July 28, 2008
The big give: Surprising stats about U.S. volunteers
The Chronicle of Philanthropy reported yesterday that 26 percent of Americans age 16 or older volunteered for a non-profit organization in 2007. What's more, 36 percent of volunteers donated at least 100 hours of their time last year, the highest rate since 2002. (These stats courtesy of a new study by the Corporation for National and Community Service.)
Curiously, the study also found that you're more likely to volunteer if:
- You live in Seattle or Portland. Both ranked in the top five big cities with the most volunteers. (Minneapolis-St. Paul was number one.)
- You live in a college town (the more educated you are, the more you volunteer, the notion goes).
- You live in Utah (44 percent of the state volunteers -- the highest rate in the nation).
- You're a woman (29 percent of U.S. women volunteered last year; 23 percent of men did).
Perhaps the most surprising finding, courtesy of the Department of Labor's American Time Use Survey, is that people don't necessarily volunteer more when they have more leisure time; apparently those with less free time volunteer more. Check out these stats:
- 29 percent of volunteers aged 25 to 55 also spend time on child care on any given day, but just 19 percent of non-volunteers have child-care responsibilities.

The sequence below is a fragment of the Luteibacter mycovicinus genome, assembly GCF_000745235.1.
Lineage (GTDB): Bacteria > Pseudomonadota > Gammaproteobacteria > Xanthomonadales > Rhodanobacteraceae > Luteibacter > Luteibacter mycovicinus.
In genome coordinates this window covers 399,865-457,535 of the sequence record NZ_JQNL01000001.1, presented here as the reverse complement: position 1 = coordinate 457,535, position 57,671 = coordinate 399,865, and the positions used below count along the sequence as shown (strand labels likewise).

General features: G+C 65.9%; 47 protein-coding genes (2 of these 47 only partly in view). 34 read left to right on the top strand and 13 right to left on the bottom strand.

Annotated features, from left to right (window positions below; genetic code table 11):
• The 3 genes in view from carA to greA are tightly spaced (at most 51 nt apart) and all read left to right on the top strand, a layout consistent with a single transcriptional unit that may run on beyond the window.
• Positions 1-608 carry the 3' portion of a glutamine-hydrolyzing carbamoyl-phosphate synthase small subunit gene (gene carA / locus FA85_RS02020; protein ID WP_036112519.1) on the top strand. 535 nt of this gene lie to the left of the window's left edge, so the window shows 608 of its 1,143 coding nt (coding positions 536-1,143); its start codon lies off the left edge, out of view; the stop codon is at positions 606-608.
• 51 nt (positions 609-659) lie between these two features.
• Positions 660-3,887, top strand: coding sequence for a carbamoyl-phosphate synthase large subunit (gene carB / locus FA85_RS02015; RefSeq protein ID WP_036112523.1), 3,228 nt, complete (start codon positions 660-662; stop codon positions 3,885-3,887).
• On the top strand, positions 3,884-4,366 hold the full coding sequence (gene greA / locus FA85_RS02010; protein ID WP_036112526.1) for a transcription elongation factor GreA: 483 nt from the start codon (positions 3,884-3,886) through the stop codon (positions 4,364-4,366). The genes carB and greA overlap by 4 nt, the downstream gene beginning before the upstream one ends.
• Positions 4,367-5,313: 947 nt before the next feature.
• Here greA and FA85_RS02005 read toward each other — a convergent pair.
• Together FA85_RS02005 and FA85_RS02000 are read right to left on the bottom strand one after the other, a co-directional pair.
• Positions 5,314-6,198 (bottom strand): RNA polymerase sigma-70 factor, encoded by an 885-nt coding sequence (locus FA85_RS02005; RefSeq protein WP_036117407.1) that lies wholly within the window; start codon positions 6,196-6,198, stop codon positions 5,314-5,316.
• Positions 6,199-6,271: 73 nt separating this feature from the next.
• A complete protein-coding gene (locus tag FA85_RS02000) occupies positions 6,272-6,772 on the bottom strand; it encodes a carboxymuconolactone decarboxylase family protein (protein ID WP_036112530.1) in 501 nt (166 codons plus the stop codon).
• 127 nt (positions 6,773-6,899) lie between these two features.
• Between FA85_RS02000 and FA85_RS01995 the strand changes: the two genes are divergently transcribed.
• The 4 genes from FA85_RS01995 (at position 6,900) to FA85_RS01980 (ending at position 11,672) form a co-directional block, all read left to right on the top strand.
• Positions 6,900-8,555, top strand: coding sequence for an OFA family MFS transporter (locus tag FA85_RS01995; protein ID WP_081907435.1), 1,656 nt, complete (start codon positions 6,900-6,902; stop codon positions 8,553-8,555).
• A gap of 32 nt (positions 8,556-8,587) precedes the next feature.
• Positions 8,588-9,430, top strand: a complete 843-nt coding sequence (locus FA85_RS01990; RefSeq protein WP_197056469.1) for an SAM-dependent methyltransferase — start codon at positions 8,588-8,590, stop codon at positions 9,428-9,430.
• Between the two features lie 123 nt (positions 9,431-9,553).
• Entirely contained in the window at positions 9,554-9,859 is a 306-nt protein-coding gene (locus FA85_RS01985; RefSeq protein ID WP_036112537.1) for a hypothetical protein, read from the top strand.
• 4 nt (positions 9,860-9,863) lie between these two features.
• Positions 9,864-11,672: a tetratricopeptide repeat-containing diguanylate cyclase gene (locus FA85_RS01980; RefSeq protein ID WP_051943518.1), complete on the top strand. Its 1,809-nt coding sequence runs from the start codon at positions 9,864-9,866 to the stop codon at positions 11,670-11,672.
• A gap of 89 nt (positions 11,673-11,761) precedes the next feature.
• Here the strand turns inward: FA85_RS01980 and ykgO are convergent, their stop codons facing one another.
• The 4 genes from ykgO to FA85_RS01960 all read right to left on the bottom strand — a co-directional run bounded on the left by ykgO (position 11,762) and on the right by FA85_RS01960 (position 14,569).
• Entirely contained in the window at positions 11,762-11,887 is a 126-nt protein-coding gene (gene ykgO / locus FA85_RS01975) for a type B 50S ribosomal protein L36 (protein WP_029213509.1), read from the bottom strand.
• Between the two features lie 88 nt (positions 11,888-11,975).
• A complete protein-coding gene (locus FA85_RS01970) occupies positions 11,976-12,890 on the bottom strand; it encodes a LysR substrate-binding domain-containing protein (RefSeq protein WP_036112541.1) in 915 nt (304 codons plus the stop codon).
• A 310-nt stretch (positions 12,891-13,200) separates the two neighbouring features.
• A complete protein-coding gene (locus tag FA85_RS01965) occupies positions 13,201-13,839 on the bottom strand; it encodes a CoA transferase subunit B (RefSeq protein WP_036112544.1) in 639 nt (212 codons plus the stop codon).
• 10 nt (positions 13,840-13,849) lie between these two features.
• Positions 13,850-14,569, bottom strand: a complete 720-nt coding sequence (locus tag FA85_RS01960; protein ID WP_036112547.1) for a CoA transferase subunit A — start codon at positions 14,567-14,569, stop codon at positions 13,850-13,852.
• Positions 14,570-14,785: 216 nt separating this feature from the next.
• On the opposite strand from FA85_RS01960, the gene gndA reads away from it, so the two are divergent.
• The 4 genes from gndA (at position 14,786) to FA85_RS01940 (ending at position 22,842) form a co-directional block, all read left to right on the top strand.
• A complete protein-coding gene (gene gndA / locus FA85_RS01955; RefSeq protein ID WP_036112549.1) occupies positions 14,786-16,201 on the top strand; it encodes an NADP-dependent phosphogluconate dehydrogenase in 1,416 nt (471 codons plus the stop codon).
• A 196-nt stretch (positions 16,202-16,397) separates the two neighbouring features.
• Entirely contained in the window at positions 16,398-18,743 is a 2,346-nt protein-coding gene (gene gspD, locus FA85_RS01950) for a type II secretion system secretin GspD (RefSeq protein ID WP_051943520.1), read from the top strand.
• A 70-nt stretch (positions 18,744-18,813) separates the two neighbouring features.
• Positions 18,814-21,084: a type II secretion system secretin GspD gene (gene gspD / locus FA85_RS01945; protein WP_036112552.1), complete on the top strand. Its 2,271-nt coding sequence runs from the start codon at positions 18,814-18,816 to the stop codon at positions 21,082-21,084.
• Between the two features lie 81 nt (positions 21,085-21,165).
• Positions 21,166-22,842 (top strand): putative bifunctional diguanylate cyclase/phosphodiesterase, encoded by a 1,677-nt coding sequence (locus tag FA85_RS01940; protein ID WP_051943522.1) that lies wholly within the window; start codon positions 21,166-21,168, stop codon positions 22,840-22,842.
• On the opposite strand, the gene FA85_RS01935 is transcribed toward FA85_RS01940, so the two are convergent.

- Volunteers typically spend about 15 hours a week watching the tube, while non-volunteers spend 23 hours a week in front of the TV. (Maybe it's just me, but even 15 hours sounds like an awful lot of "Law and Order.")
Accordingly to the Chronicle, the more connected to a workplace or community you are, the more likely you are to volunteer (possibly because you've been asked to do so by your employer or community group). I wonder, though, whether this year's tough economy is affecting how generous people are with their time. So I'll be curious to see this study next year.
I'm also curious to hear what you think: Are you a past or present weekly volunteer? Do the above statistics add up for you, or do you get less volunteering done when you're more pressed for time and money? Has giving back to the community helped you feel more balanced in your life, or has it made you more harried? And finally, have you ever felt pressured to participate in a workplace volunteer program? Was it ultimately a positive experience or no?
Karen Burns is the author of The Amazing Adventures of Working Girl, a career guide based on her 59 jobs over 40 years in 22 cities.
Lisa Quast is a certified career coach, mentor, business consultant, former corporate executive and author based in the Seattle area.
Randy Woods writes about job-search tools, networking techniques and other tips to help you land your dream job.
Matt Youngquist is the president of Career Horizons, a career counseling firm.
Natalie Singer is a Seattle writer, editor and small-business owner.
Michelle Goodman is the author of "My So-Called Freelance Life" and "The Anti 9-to-5 Guide."
Paul Anderson helps professionals in transition find their desired employment.
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